The sources of Rebecca’s problems on “Crazy Ex-Girlfriend” are less clear, though still obviously parental. Her mother puts tremendous pressure on her. “She’s just [angry] because I didn’t do the mock trial summer intensive,” 16-year-old Rebecca tells Josh in a flashback to summer camp that starts the series. “She didn’t even want me to go here. But then, I called my dad on his honeymoon in the Bahamas and told him I was having suicidal thoughts, so, ta-da, here I am.” When she has her near-breakdown in New York, Rebecca tells herself of the partnership she’s being offered that “This is great. I’m so happy. Mom’s going to be so happy. This is what happy feels like,” even as her reaction suggests the opposite. “You inconvenienced a lot of people,” Rebecca’s mother tells her over the phone, referring to a suicide attempt she made in law school. And as we learn in tonight’s episode, Rebecca’s father abandoned the family when she was in seventh grade.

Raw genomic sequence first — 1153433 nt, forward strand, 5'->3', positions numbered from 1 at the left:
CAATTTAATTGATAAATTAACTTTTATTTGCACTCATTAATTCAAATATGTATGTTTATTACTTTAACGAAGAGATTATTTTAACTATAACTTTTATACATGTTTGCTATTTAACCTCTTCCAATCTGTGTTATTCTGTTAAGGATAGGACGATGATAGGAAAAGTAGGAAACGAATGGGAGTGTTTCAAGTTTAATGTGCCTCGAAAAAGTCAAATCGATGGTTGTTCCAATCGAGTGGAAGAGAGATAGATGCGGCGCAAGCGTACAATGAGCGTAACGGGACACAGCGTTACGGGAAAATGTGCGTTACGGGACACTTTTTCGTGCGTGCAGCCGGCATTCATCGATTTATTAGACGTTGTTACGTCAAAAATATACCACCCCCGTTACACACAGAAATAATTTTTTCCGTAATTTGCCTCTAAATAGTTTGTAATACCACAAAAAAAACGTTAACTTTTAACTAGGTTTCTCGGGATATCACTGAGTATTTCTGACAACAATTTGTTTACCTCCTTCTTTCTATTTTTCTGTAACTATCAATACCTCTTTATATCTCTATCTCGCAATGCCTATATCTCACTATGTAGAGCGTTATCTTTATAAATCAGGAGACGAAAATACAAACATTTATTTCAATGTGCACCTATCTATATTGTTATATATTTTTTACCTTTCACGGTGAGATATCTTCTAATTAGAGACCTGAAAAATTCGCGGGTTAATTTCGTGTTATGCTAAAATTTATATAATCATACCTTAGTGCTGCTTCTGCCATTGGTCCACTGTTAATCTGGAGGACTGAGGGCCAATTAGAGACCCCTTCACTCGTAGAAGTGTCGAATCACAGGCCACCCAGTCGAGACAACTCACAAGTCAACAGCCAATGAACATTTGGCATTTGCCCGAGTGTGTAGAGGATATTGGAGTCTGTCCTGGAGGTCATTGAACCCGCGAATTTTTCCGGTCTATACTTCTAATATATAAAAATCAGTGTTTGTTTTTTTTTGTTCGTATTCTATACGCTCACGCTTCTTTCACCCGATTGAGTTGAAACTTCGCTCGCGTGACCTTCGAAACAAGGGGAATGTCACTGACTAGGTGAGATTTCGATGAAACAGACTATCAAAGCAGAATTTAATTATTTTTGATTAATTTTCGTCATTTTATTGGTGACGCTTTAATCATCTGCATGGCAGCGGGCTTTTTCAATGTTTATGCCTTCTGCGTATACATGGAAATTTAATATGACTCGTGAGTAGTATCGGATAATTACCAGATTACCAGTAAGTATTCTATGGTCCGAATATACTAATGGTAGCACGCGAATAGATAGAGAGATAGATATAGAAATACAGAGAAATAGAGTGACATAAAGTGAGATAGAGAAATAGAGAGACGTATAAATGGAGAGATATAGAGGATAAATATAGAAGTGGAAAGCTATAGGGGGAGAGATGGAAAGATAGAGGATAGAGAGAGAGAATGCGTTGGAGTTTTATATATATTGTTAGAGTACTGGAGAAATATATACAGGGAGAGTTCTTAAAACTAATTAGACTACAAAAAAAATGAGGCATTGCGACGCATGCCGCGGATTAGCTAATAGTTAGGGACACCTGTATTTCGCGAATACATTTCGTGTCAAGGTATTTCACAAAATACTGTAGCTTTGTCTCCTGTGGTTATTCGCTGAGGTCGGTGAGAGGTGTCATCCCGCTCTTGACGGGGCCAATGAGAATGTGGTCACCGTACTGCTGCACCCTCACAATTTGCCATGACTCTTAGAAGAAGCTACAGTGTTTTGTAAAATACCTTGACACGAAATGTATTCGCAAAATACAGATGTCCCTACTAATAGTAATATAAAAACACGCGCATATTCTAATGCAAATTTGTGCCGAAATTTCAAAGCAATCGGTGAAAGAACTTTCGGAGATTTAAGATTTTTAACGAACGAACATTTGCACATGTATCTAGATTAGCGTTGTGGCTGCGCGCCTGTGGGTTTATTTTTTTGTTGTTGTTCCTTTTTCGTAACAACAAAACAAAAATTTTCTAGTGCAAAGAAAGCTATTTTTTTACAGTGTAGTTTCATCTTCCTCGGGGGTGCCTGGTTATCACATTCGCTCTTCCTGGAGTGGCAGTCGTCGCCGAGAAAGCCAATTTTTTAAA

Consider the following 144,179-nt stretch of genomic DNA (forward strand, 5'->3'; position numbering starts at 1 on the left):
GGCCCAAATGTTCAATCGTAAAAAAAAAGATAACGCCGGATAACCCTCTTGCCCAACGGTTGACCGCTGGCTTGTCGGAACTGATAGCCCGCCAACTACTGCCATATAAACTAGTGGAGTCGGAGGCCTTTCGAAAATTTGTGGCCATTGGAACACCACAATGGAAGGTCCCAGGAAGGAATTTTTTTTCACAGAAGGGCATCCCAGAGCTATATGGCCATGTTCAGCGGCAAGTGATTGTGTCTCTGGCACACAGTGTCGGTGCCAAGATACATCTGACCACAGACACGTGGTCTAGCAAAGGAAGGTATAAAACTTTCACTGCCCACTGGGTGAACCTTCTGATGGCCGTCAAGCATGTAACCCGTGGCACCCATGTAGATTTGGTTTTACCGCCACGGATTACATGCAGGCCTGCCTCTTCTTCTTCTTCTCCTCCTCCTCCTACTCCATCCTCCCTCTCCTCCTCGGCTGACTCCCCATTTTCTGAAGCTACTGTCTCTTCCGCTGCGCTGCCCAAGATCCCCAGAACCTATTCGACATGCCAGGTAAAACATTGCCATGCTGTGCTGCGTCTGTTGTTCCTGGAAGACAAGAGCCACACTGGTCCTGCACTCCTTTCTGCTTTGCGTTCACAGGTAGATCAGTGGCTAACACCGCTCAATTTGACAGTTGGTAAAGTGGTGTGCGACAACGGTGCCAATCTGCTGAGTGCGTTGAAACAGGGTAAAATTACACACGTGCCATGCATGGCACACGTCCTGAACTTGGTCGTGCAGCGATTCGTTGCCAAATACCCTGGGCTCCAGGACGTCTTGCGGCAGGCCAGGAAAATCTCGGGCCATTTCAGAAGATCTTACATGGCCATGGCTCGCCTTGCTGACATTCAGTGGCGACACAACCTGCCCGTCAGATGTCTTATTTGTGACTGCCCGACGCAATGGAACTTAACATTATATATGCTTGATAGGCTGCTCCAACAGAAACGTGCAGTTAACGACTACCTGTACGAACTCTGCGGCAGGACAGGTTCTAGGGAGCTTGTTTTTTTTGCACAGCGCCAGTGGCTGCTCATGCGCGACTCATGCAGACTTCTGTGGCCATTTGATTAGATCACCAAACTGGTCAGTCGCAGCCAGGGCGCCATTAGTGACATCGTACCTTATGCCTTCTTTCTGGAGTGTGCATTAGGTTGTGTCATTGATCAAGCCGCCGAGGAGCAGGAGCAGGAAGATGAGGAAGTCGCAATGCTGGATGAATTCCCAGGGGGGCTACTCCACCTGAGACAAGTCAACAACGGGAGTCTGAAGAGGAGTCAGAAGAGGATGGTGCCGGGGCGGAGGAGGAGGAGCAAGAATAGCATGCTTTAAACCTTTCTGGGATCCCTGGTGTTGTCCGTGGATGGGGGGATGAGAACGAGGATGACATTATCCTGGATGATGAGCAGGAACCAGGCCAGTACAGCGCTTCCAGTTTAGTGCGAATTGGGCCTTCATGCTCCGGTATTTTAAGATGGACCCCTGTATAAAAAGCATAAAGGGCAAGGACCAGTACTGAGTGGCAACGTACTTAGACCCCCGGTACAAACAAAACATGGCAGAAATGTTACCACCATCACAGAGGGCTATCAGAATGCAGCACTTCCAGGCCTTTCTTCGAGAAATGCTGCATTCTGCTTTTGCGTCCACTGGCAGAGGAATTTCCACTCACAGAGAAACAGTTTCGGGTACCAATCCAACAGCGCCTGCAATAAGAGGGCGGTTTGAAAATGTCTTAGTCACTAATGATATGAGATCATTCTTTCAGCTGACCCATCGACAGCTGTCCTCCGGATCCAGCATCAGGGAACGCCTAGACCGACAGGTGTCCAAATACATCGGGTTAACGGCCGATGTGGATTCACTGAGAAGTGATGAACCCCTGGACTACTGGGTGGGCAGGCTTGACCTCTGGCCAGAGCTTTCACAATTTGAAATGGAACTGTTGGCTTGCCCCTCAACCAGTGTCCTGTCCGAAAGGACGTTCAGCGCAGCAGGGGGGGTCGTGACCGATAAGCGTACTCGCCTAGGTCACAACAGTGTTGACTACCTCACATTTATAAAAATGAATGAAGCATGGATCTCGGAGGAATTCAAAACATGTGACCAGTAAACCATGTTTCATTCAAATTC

And on all three shows, Carrie, Rachel and Rebecca cope with their mental and emotional health issues in part by covering for them with professional excellence. To a certain extent, this is in keeping with what Slate’s June Thomas describes as television’s fetish for “people who accomplish things more efficiently than the rest of us.” But it’s also a way for “Homeland,” “UnREAL” and “Crazy Ex-Girlfriend” to communicate the full dimensions of their characters’ illnesses. For Carrie and Rebecca, the obsessiveness that leads them to pursue unsuitable romantic partners and push their bosses too far has also made them experts in their fields and helps them be attentive to detail in a way that helps Carrie crack tough intelligence riddles and means that Rebecca constantly out-thinks rival real estate lawyers. And Rachel’s hypersensitivity to emotion causes her to act out, but it makes her uniquely capable of manipulating the contestants on the reality show for which she works.